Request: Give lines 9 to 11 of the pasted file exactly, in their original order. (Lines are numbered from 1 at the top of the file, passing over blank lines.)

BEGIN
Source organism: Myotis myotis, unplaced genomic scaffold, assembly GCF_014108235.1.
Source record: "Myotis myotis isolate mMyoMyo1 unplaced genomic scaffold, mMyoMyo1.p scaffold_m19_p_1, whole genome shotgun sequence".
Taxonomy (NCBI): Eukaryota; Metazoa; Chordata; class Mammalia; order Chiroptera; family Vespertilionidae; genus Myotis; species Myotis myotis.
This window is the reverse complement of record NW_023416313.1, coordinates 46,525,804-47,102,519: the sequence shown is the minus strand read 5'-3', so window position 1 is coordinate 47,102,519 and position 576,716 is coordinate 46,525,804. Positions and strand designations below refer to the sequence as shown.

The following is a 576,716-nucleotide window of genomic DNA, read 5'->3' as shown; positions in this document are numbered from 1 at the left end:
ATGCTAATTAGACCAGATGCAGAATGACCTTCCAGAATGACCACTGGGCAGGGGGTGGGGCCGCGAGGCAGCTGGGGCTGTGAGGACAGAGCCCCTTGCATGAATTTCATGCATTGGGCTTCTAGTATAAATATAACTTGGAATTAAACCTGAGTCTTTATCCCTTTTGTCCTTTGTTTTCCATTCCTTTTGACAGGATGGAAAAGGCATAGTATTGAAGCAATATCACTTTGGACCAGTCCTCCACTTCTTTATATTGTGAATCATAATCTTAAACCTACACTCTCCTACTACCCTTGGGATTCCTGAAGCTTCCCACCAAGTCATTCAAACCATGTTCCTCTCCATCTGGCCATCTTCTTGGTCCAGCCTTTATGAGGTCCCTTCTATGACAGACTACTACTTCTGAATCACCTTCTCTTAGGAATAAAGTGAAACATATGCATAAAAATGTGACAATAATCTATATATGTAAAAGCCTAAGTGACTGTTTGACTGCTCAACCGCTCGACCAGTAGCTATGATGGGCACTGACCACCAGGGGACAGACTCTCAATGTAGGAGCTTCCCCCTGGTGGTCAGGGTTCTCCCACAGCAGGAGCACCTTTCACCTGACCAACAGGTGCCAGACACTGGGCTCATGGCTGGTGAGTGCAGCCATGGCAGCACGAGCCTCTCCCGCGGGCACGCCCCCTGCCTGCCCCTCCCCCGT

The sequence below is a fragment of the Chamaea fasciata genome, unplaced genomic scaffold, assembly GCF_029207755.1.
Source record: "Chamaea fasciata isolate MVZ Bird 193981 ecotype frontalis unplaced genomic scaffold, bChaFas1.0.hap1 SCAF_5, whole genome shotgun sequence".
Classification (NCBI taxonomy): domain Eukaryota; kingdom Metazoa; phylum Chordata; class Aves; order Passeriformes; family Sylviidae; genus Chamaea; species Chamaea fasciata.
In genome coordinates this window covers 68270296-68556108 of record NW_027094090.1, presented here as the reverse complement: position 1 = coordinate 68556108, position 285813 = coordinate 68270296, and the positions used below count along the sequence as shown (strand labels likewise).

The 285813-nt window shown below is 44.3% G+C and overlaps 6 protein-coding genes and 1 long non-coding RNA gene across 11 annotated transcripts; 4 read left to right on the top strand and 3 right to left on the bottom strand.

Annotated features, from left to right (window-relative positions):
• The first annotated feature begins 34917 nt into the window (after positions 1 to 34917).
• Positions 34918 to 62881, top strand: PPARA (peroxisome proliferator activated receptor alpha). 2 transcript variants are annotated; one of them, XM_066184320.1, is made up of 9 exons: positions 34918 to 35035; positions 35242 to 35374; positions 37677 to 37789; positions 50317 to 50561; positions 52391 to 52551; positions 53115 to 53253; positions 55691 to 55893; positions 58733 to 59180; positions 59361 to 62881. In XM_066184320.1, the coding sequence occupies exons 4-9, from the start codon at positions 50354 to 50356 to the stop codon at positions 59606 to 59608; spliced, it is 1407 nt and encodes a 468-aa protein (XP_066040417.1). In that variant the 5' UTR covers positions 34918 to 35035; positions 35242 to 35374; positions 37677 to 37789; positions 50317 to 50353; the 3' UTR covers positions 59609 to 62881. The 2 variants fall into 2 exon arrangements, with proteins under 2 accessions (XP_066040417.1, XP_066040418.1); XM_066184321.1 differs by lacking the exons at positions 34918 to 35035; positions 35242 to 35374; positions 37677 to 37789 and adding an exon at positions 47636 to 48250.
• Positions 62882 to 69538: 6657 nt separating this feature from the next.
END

Classification (NCBI taxonomy): domain Eukaryota; kingdom Metazoa; phylum Chordata; class Aves; order Passeriformes; family Sylviidae; genus Chamaea; species Chamaea fasciata.
In genome coordinates this window covers 68270296-68556108 of record NW_027094090.1, presented here as the reverse complement: position 1 = coordinate 68556108, position 285813 = coordinate 68270296, and the positions used below count along the sequence as shown (strand labels likewise).

The 285813-nt window shown below is 44.3% G+C and overlaps 6 protein-coding genes and 1 long non-coding RNA gene across 11 annotated transcripts; 4 read left to right on the top strand and 3 right to left on the bottom strand.